“While considerable progress has been achieved in protecting human rights in recent years, the Lithuanian authorities still have to address some remaining shortcomings, in particular as regards the protection of women, children and persons with disabilities” said Nils Muižnieks, Council of Europe Commissioner for Human Rights, in a report released today based on a visit to the country carried out in December 2016, the Council of Europe reported in a press release.
Nils Muižnieks, Council of Europe Commissioner for Human Rights
© AFP / Scanpix

Commending the progress made to prevent and combat domestic and gender-based violence, the Commissioner recommends harmonising the provisions of the Criminal Code and Criminal Procedure Code with those of the 2011 Law on Protection against domestic violence, most notably with regard to the application of protection measures. “Judges should be made fully aware of the important role they play in protecting victims, preventing repeated instances of abuse and bringing perpetrators to justice. Furthermore, a unified and systematic approach to preventing violence and responding to calls for help should be developed and consistently applied throughout the country”, said the Commissioner.

He also calls on the Lithuanian authorities to ratify the Council of Europe Convention on preventing and combating all forms of violence against women and domestic violence (Istanbul Convention), because it provides an effective framework and methodology to help address the root causes of gender-based violence.

The Commissioner recommends implementing the law banning all forms of violence against children through a coordinated strategy and effective and independent monitoring. “All national and local actors should be involved in preventing violence against children and in protecting and supporting the victims. It is paramount that the authorities let the public and professionals dealing with children understand that violence has no place in the education of a child, and that positive and non-violent forms of child-rearing should be adopted.”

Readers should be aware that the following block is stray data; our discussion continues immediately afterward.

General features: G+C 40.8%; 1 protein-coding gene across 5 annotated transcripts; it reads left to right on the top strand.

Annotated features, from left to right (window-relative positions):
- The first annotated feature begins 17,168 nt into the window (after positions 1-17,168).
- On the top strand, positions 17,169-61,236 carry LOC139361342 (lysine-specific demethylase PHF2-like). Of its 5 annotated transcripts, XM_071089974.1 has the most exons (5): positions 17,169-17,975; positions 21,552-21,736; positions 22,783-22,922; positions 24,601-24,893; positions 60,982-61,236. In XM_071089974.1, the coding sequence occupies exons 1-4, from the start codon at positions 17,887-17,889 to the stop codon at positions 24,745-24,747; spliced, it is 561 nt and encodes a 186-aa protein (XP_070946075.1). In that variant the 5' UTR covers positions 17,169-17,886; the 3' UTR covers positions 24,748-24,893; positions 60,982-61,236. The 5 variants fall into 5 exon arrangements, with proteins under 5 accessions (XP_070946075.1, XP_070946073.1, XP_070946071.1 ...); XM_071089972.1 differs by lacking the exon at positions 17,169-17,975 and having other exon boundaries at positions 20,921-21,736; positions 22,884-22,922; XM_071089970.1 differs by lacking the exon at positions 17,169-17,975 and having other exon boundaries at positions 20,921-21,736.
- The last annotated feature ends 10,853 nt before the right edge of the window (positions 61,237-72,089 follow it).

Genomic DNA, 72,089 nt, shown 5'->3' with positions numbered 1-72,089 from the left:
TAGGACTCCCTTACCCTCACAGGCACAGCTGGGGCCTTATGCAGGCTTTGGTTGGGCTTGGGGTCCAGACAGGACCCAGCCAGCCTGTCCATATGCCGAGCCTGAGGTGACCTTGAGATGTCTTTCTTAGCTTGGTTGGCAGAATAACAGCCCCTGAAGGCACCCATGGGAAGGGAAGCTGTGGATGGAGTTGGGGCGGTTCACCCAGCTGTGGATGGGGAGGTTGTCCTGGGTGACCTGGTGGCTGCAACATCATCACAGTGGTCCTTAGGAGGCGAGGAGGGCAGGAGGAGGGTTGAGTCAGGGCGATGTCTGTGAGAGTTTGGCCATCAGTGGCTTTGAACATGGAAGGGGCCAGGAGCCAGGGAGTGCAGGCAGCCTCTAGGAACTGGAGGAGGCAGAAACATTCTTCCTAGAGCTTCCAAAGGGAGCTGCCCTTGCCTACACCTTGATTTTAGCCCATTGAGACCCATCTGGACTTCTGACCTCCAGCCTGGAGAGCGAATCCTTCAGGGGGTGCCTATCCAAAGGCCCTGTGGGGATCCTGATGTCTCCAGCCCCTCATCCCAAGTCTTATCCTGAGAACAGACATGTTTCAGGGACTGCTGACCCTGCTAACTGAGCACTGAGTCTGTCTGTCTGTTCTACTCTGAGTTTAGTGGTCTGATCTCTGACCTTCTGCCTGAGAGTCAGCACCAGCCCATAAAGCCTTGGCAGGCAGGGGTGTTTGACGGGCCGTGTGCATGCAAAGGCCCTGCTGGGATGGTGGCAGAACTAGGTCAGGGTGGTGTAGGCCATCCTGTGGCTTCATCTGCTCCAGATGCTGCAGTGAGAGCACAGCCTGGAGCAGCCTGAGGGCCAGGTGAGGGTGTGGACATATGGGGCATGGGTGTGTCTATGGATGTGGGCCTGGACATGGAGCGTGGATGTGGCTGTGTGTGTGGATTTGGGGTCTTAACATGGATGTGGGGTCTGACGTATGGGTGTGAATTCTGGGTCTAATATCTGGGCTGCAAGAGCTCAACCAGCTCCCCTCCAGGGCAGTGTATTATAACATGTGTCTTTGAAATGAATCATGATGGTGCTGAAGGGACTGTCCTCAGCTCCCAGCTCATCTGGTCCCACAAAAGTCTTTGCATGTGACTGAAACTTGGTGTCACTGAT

Furthermore, the Commissioner urges the Lithuanian authorities to avoid placing children deprived of parental care or with behaviourial problems in institutions, and to develop instead community- and family-based care alternatives.

As regards the human rights of persons with disabilities, the Commissioner recommends accelerating the process of deinstitutionalisation and adopting measures to foster independent and autonomous living. Additionally, he encourages the authorities to pursue their on-going efforts to develop a system of supported decision-making based on individual consent, to treat persons with disability with equal standing in courts and tribunals, and to uphold their rights to vote and stand for elections. The authorities should also eliminate coercive practices in psychiatry and authorise involuntary placements in closed settings only on the basis of objective and non-discriminatory criteria and with adequate safeguards. “Placement of persons in closed wards and care homes against their will but with the consent of their guardians or legal representatives should be fully abolished.”

Lastly, the Commissioner recommends establishing a truly inclusive education system for children with disabilities rather than placing them in special schools, doing away with segregated work environments, and implementing effective policies to facilitate employment opportunities and to ensure universal access to quality health care, housing, transport and public facilities for persons with disabilities.

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